4 Min Read
MARQUETTE, Michigan (Reuters) - President Barack Obama on Thursday outlined his plan to expand high speed wireless Internet service to 98 percent of Americans while reducing the U.S. deficit by $9.6 billion over the next 10 years.
During a trip to Marquette, Michigan -- a politically important state that has been especially hard hit by the rough U.S. economy -- the president proposed investing $5 billion into a fund that will ensure fast wireless technology is made available to rural areas across the country.
"This isn't just about a faster internet or being able to find a friend on Facebook. It's about connecting every corner of America to the digital age," Obama told an audience at Northern Michigan University.
He also called for $10.7 billion to be invested in developing a wireless network to support public safety agencies, a proposal that will be in his fiscal 2012 budget, due to be released on Monday.
During his State of the Union address Obama, a Democrat, called for expanding high-speed wireless services to satisfy a voracious appetite of consumers and businesses for the technology.
His administration has endorsed making 500 megahertz of wireless airwaves, or spectrum, available over the next decade to meet the growing demand for broadband services, including the widely popular Apple iPad and proliferation of smartphones.
The Federal Communications Commission hopes to "repurpose" 120 megahertz of spectrum through incentive auctions where television broadcasters would voluntarily give up spectrum in exchange for a portion of the auction proceeds.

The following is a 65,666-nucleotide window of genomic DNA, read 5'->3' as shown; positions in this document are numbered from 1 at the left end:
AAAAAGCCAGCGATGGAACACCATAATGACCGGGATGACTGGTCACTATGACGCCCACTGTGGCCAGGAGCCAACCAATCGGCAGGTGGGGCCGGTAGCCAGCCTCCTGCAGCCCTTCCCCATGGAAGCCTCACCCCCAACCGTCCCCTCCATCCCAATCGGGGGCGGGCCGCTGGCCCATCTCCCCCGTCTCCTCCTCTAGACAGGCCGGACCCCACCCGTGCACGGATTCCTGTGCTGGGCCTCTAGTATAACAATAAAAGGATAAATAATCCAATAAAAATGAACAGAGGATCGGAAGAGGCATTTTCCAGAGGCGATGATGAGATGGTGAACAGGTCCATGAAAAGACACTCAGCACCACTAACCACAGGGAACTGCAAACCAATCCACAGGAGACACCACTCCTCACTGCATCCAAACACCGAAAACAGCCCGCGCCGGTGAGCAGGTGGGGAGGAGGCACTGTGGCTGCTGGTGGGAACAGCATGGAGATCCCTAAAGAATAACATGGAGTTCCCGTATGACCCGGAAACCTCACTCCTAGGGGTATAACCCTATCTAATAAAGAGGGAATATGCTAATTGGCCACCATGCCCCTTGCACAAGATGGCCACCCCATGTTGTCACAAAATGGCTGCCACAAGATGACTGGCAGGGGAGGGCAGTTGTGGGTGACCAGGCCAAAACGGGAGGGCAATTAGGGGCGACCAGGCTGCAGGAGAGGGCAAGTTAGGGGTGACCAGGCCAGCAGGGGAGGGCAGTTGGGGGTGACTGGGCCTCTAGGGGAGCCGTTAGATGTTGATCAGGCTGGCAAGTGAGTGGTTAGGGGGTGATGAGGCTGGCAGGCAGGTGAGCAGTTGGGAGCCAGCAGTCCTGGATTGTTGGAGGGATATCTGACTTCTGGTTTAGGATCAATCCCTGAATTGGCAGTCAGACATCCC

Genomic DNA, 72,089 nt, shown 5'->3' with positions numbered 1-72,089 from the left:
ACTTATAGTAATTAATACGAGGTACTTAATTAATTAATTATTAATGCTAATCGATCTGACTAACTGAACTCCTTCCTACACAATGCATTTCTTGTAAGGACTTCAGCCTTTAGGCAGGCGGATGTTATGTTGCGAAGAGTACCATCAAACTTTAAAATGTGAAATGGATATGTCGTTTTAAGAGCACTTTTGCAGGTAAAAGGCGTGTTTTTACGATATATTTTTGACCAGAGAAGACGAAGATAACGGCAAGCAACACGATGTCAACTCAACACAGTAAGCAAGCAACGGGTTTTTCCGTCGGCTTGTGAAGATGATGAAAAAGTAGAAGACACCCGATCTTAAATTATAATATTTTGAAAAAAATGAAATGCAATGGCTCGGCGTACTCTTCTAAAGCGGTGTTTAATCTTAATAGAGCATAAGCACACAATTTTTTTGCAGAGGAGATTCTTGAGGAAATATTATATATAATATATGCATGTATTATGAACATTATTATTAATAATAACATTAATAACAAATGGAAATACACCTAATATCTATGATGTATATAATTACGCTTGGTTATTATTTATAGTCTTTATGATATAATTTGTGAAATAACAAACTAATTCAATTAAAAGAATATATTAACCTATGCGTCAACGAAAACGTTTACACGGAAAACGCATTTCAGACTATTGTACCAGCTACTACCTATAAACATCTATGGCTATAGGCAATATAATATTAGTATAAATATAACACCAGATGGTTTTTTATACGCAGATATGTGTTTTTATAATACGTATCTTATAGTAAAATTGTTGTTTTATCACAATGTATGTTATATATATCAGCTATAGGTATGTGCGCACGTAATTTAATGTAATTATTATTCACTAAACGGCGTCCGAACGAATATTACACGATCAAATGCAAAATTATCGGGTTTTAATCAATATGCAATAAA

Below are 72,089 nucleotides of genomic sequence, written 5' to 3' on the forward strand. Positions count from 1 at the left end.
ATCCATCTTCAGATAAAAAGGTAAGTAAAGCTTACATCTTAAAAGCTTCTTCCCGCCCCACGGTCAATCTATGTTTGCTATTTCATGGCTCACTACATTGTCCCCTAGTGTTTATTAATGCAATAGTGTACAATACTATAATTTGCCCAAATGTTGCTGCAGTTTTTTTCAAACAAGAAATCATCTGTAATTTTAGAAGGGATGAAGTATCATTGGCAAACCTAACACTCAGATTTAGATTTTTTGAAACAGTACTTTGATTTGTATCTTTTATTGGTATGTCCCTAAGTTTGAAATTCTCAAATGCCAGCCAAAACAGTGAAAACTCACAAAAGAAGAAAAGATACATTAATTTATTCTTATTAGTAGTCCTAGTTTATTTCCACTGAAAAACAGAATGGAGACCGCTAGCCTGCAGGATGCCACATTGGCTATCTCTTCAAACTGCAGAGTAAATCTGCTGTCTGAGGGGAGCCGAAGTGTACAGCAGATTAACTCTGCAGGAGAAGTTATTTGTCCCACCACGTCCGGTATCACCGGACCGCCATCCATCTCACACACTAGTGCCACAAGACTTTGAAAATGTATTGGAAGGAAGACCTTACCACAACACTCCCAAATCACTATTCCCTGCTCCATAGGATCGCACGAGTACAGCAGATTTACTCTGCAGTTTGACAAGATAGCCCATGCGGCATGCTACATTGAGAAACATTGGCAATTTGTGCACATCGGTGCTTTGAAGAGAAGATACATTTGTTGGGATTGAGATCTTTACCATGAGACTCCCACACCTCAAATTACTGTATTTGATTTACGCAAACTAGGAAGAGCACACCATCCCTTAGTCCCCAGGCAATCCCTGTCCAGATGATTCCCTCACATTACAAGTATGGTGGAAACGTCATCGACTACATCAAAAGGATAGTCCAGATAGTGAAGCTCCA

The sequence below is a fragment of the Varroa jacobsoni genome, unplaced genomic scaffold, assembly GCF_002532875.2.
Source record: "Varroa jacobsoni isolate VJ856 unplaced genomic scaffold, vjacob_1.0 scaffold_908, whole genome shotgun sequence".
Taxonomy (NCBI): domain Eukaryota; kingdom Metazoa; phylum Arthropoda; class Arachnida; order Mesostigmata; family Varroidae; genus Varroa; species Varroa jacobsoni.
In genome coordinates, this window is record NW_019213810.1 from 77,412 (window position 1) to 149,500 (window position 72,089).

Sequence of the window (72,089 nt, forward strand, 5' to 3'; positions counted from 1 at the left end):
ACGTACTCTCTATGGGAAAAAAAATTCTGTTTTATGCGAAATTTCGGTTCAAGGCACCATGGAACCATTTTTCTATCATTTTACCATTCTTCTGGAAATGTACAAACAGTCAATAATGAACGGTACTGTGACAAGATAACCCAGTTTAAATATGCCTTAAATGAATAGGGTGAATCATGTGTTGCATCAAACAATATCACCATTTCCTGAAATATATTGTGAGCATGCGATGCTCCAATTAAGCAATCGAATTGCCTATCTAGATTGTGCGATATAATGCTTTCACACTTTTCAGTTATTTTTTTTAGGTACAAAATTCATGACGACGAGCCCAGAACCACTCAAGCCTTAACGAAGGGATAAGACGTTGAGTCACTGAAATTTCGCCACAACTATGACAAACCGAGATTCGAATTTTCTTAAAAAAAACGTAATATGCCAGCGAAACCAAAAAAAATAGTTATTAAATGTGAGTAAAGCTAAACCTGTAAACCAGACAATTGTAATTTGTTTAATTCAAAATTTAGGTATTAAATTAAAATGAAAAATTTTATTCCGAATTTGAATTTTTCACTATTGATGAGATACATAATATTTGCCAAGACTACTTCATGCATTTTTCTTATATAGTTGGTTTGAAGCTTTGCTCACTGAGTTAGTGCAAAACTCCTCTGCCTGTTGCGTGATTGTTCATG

"By selling private companies the rights to these airwaves, we won't just encourage private investment and expand wireless access; we'll actually going to bring in revenues that lower our deficits," Obama said.
The White House said it expects those auctions and more efficient use of government spectrum to raise $27.8 billion over the next decade. That figure is an estimate, however, and could end up lower or higher depending on the success of the auctioning process.
Congress must pass legislation to give the FCC the authority to conduct the incentive auctions. There could be resistance from lawmakers if they fear the auctions could apply undue pressure to broadcasters in their districts to give up spectrum.
In addition to the fund to help rural areas, Obama proposes putting $3 billion from those proceeds toward "research and development of emerging wireless technologies and applications," the White House said in a statement ahead of the president's trip.
Another $9.6 billion from the proceeds would be applied to curbing the deficit, a key goal of Obama's next two years in office and a top demand from Republicans, who control the House of Representatives and will likely make deficit reduction a high profile topic in the 2012 presidential campaign.
Obama's fiscal 2012 budget will focus on deficit curbs while investing in areas such as Internet broadband that the president believes are crucial for boosting U.S. competitiveness.
Additional reporting by Jasmin Melvin; Editing by Xavier Briand